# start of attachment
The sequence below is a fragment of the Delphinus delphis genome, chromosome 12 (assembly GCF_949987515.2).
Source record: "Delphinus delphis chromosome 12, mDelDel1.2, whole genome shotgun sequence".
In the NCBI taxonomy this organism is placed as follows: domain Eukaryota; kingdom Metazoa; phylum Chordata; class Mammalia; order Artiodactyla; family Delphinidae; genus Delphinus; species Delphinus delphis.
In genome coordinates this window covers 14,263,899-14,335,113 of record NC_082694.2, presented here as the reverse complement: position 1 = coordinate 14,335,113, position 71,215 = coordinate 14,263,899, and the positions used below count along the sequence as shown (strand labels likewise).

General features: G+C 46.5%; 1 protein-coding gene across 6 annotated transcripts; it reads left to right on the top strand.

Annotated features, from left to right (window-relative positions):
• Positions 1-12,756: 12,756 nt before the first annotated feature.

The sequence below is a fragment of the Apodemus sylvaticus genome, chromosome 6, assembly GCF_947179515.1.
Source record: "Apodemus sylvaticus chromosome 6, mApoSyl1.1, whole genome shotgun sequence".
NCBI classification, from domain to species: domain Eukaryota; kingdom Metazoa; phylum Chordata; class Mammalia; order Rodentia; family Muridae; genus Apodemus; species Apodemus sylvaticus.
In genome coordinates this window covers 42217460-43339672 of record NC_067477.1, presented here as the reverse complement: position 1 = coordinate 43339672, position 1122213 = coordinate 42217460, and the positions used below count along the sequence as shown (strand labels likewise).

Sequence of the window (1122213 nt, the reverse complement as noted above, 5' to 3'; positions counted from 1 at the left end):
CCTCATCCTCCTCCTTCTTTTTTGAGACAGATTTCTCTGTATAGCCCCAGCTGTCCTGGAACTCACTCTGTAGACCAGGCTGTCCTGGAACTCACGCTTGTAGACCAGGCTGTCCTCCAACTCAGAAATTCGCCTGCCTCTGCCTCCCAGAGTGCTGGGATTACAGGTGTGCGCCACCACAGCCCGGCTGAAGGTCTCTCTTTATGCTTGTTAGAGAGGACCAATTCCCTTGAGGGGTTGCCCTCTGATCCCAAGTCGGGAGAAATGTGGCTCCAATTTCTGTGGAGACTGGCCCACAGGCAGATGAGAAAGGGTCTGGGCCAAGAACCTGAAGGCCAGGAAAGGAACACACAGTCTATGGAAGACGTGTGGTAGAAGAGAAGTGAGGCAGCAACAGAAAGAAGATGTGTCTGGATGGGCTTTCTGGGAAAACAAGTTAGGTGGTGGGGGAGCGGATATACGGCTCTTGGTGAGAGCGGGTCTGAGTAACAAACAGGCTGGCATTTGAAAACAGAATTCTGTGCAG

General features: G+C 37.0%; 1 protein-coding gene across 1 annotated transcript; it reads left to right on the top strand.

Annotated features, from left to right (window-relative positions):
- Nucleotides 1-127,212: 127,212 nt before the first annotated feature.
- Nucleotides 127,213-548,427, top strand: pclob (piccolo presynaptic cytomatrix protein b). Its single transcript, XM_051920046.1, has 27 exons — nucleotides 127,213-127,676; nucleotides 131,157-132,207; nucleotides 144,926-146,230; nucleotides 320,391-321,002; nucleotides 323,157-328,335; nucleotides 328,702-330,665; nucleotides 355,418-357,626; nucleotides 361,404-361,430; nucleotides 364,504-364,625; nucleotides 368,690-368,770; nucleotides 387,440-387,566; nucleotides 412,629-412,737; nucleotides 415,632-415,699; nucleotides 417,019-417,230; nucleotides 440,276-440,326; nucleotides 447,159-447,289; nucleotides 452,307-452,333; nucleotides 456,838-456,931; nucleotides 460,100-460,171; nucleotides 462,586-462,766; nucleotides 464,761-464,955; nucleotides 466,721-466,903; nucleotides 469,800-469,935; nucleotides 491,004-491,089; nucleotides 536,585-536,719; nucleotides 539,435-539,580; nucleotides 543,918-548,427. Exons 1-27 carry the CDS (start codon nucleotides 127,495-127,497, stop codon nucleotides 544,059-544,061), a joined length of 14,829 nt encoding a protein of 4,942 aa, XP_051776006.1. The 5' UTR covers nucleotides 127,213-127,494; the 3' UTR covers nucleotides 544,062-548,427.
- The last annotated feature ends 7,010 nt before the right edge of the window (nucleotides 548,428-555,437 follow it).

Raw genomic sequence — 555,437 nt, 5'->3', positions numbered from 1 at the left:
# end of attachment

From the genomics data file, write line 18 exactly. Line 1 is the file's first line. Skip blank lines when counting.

- The last annotated feature ends 7,010 nt before the right edge of the window (nucleotides 548,428-555,437 follow it).